Fihst things fihst: ya gawtta soak ya beans ovahnight.  That way the'ah easiah ta cook -- you ain't gawt awl day fah this nawnsense, ya know?  Plus it helps relieve somma the gases in the beans.  Bettah out than in, in this case.

Er... that's exhausting to read, isn't it?  I know it's exhausting to write.  Let's move on.  I'm not from Boston itself anyway so I'm not fooling anyone anyhow.

It's important when you drain the beans to save the liquid they were soaking in.  Set it aside because you'll be using this a little later on.

When you're ready to get started with the cooking phase, you've got two options: dutch oven or slow cooker.  These amount to exactly the same thing, since either way you're using a large dish heated to around 300 degrees for several hours.  Totally up to you.  More liquid will cook off in the oven, making for a thicker sauce, but it does heat up the house and -- if you're like me -- a slow cooker is something I'm willing have running while I'm out of the house whereas I don't like to leave the oven on unless I'm around.  It's really up to you and your needs.  I used a dutch oven here, but the exact same process applies for the slow cooker.  What we're going to do is make layers: bacon, onions, beans, repeat.


Onions, followed by beans (a complete layer, not just a handful as shown in the picture):

And repeat:

And, if space and supplies allow, repeat again:

You're free to use whatever you've got handy, but if I can make a suggestion I'd recommend thick-cut bacon.  Some recipes even call for salt pork.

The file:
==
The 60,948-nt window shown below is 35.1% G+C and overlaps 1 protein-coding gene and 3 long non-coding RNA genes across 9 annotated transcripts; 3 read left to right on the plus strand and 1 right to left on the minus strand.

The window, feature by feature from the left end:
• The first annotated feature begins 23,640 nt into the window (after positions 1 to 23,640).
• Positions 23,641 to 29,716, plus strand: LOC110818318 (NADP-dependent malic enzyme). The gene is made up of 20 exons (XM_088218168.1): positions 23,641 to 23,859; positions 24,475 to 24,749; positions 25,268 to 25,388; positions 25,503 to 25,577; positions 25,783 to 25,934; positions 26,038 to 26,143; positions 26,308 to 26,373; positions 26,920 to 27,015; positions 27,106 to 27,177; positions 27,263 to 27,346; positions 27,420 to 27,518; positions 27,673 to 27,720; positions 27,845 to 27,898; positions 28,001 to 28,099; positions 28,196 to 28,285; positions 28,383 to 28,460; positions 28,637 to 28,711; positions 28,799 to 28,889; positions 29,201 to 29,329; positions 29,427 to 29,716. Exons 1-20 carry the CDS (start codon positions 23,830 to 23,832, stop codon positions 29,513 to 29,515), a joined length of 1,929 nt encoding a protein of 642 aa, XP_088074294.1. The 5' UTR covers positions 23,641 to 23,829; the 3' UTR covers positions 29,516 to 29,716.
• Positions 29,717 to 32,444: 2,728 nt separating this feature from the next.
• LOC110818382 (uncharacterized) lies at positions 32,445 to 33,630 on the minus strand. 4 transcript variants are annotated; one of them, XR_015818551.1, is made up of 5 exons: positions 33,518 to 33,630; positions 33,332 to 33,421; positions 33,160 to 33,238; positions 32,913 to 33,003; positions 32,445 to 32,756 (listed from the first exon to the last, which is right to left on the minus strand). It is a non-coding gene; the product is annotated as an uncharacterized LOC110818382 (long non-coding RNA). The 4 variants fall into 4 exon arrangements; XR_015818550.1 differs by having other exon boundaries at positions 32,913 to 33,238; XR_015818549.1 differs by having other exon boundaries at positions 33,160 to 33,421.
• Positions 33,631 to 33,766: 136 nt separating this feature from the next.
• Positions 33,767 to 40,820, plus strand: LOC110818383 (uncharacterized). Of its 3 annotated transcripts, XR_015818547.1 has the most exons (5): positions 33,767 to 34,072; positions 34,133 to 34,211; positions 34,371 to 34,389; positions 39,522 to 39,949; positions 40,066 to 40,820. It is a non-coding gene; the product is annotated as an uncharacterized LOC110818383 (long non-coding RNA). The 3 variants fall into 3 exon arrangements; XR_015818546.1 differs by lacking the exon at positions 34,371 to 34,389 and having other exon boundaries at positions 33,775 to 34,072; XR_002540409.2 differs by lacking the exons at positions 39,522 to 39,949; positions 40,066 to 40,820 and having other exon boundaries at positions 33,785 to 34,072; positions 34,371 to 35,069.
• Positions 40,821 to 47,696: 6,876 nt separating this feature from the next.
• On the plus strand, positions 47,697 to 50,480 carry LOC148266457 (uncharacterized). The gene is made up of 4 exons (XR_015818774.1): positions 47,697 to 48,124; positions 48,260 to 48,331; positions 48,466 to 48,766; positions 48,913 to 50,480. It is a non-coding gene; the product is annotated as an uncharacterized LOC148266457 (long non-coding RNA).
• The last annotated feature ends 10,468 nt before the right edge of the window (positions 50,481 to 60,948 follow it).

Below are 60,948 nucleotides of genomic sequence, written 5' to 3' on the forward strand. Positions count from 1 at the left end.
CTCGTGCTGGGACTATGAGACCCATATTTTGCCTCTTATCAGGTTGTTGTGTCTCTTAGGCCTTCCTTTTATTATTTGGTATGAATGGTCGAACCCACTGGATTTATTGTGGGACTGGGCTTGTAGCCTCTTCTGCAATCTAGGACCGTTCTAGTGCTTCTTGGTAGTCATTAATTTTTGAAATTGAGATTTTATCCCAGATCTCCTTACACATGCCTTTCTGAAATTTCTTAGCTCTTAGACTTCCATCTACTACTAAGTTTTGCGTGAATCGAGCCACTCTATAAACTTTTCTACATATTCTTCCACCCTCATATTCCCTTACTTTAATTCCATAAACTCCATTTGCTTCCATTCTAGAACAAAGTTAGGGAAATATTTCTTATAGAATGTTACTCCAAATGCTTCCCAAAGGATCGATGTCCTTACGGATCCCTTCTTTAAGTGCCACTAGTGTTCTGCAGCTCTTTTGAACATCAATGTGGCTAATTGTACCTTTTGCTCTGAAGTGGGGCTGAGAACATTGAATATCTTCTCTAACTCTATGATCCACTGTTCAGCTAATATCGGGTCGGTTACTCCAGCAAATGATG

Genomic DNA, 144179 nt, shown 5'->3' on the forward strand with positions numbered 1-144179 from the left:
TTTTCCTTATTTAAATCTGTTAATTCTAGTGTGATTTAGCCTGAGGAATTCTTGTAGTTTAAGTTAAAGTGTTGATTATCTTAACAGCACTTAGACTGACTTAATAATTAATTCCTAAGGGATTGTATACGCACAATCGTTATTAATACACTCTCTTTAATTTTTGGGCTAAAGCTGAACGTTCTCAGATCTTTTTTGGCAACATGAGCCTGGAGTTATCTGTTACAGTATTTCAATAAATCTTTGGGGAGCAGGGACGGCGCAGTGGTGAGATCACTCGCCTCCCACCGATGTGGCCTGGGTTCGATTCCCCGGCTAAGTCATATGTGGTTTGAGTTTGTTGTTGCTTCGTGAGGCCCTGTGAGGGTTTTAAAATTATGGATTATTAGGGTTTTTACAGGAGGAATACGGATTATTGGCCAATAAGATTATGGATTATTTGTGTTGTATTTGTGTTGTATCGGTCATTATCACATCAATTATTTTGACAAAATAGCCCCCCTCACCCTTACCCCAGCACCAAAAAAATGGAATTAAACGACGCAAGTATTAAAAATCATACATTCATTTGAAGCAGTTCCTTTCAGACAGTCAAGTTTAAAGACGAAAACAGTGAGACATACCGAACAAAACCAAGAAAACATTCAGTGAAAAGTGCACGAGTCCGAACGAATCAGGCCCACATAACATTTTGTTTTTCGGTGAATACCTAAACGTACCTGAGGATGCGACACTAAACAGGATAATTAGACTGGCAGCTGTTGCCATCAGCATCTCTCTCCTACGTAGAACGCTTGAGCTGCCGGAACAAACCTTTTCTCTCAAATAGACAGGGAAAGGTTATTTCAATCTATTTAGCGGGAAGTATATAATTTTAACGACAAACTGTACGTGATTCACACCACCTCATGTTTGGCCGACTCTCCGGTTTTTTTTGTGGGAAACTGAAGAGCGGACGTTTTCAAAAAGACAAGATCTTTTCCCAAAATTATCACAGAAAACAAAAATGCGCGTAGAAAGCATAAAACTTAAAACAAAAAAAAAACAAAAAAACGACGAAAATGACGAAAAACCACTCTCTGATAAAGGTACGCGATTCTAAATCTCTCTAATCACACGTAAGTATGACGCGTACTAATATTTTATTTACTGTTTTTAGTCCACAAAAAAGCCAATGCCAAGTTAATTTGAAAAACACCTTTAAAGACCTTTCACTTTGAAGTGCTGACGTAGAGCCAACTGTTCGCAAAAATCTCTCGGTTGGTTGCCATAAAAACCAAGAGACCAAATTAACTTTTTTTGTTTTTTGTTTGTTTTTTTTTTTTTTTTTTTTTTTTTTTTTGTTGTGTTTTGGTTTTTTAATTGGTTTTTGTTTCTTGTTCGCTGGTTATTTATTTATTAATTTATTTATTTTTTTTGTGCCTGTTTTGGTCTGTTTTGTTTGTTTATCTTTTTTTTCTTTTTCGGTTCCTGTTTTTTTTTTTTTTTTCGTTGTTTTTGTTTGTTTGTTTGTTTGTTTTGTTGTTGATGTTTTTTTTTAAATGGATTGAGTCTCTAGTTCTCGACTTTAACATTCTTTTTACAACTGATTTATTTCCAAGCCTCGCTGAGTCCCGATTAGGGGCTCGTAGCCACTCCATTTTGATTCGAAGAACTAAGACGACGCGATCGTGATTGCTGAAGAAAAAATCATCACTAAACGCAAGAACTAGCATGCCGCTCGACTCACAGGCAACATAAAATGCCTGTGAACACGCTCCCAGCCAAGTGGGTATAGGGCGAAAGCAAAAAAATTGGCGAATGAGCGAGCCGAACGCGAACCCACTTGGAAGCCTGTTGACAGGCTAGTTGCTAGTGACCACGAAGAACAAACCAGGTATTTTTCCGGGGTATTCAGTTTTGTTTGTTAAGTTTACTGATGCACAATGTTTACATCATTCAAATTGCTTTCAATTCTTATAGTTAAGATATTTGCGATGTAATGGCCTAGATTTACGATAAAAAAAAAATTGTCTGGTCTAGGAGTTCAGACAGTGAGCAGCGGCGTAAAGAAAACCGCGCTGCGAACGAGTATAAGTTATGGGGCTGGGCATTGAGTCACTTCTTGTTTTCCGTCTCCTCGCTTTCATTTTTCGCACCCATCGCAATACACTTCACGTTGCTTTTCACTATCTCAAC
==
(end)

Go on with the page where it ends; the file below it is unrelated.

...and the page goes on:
The onions also should be fairly thick.  They'll caramelize in the sauce so it's nice to be able to get a taste of them.  Too small and they won't stand out.  Either whole or half-rings should do it.

Once your layers are all set, whisk up all the sauce ingredients in a separate bowl.

You can leave out the beer if you don't like it.  I used it to replace the vinegar in A Family Feast's recipe, since Samuel Adams Boston Lager is almost as symbolic of Boston as the Gahden or tea pahties.  It's so near and dear to locals' hearts that it's not unusual to hear sentences such as, "hey, Sean, bang a uey heah, I gawta runda tha packie for Sam."

Once everything's whisked together it doesn't look all that wonderful.  And it's strangely reflective.

I assure you it's very tasty, though.

Pour the sauce over the beans.

It's unlikely that the sauce will be enough to cover your beans completely.  Here's where the bean-soaking liquid you reserved earlier comes into play.  Use that to top off the pot so that the beans are completely covered with liquid:

And then you're ready to cook.  If you're using a dutch oven, cover it and pop it in your oven at 325F.  If you're using a slow-cooker, switch it on to high.

Depending on how old/dry/cantankerous your beans are, cooking them could take anywhere from 4-6 hours (or more).  It's not a bad idea to plan on a minimum of six.  Check the pot every hour to make sure there's enough liquid to cover the beans.  Add in reserved bean liquid as needed.